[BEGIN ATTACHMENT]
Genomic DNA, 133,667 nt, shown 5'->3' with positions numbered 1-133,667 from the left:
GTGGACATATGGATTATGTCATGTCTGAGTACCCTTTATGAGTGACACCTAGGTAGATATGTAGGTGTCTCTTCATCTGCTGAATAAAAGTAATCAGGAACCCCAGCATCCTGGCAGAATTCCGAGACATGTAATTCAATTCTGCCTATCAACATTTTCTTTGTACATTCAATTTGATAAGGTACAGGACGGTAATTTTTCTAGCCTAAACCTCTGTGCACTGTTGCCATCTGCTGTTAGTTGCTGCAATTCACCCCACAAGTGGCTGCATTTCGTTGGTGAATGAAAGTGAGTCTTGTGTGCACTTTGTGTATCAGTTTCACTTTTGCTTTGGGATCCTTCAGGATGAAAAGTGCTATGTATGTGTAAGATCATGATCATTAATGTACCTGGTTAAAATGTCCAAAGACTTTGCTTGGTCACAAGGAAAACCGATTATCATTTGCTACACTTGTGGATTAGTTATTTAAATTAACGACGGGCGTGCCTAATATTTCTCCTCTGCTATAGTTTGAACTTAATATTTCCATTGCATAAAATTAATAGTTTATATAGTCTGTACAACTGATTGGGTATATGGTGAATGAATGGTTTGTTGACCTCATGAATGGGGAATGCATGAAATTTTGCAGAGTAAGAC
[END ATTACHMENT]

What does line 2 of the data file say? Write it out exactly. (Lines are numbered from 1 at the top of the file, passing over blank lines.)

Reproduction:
GTGGACATATGGATTATGTCATGTCTGAGTACCCTTTATGAGTGACACCTAGGTAGATATGTAGGTGTCTCTTCATCTGCTGAATAAAAGTAATCAGGAACCCCAGCATCCTGGCAGAATTCCGAGACATGTAATTCAATTCTGCCTATCAACATTTTCTTTGTACATTCAATTTGATAAGGTACAGGACGGTAATTTTTCTAGCCTAAACCTCTGTGCACTGTTGCCATCTGCTGTTAGTTGCTGCAATTCACCCCACAAGTGGCTGCATTTCGTTGGTGAATGAAAGTGAGTCTTGTGTGCACTTTGTGTATCAGTTTCACTTTTGCTTTGGGATCCTTCAGGATGAAAAGTGCTATGTATGTGTAAGATCATGATCATTAATGTACCTGGTTAAAATGTCCAAAGACTTTGCTTGGTCACAAGGAAAACCGATTATCATTTGCTACACTTGTGGATTAGTTATTTAAATTAACGACGGGCGTGCCTAATATTTCTCCTCTGCTATAGTTTGAACTTAATATTTCCATTGCATAAAATTAATAGTTTATATAGTCTGTACAACTGATTGGGTATATGGTGAATGAATGGTTTGTTGACCTCATGAATGGGGAATGCATGAAATTTTGCAGAGTAAGAC